With demand for the COVID-19 vaccine surpassing supply, some people are getting creative in finding a way to get immunized.

While New York encourages people to wait until the vaccine is available in their county, anxious Hudson Valley residents who are eligible for the shot have already started looking elsewhere. A neighbor of mine proudly announced this week that he had received the vaccine. But instead of getting it locally, he explained that he had traveled down to the Javits Center in New York City for the only available appointment.

Stories like this are not uncommon. Desperate for an end to the pandemic, Hudson Valley residents are getting creative when it comes to securing their appointment. While it seems perfectly legal to search nearby counties for available vaccines, can you visit another state to get your shot?

While yes, it is possible, it's probably a terrible idea. Unnecessarily traveling from state to state is discouraged because you'll inevitably come in contact with people from other regions, risking the further spread of the virus. And, since the whole idea of the vaccine is to stop transmission, taking a long road trip is counterproductive.

With that said, it still is technically possible to find an appointment in another state and get a vaccine, but it may be risky. In New Jersey, people who live, work or are being educated in the state can get the vaccine. Officials in the Garden State do not require any ID to get the vaccine, so those wishing to receive it are on the honor system.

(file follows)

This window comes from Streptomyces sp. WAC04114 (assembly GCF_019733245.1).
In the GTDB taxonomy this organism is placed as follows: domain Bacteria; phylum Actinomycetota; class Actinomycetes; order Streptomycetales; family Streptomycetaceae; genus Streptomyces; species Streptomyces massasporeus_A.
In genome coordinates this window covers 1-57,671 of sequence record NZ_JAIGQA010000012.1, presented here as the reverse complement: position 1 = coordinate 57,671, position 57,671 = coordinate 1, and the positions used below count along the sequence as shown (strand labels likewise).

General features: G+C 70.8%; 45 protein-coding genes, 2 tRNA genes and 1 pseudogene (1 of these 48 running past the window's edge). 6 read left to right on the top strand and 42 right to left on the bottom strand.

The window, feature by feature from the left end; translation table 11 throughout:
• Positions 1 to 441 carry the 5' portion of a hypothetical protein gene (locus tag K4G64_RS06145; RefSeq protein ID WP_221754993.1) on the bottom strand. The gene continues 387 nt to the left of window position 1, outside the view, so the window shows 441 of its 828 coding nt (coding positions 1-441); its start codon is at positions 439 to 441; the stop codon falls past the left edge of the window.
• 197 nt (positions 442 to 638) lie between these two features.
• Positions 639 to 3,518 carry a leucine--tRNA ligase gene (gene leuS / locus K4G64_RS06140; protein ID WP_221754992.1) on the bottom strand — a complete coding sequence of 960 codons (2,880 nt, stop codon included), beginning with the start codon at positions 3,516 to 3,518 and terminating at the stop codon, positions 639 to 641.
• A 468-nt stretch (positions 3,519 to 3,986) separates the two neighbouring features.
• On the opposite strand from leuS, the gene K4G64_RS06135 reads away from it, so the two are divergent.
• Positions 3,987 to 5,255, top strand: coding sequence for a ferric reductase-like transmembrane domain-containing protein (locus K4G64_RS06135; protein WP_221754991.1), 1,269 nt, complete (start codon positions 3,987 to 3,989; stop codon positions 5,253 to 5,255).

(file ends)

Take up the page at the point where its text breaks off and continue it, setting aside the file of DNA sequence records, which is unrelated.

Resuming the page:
The same thing goes for Connecticut. While vaccines are only supposed to be given out to residents or those working in the state, proof of residency is not required. However, just like in New Jersey, workers may ask you questions about your residence or place of employment. Lying to receive the vaccine is considered fraud.

While identification requirements in surrounding states may be lenient right now, you can bet that officials will crack down if residents from outside the state begin to cross the border just to get vaccinated. In Pennsylvania, the public is already required to show ID to prove age eligibility if they are getting the vaccine. It's likely that IDs will also be required to show residency if any questions arise.

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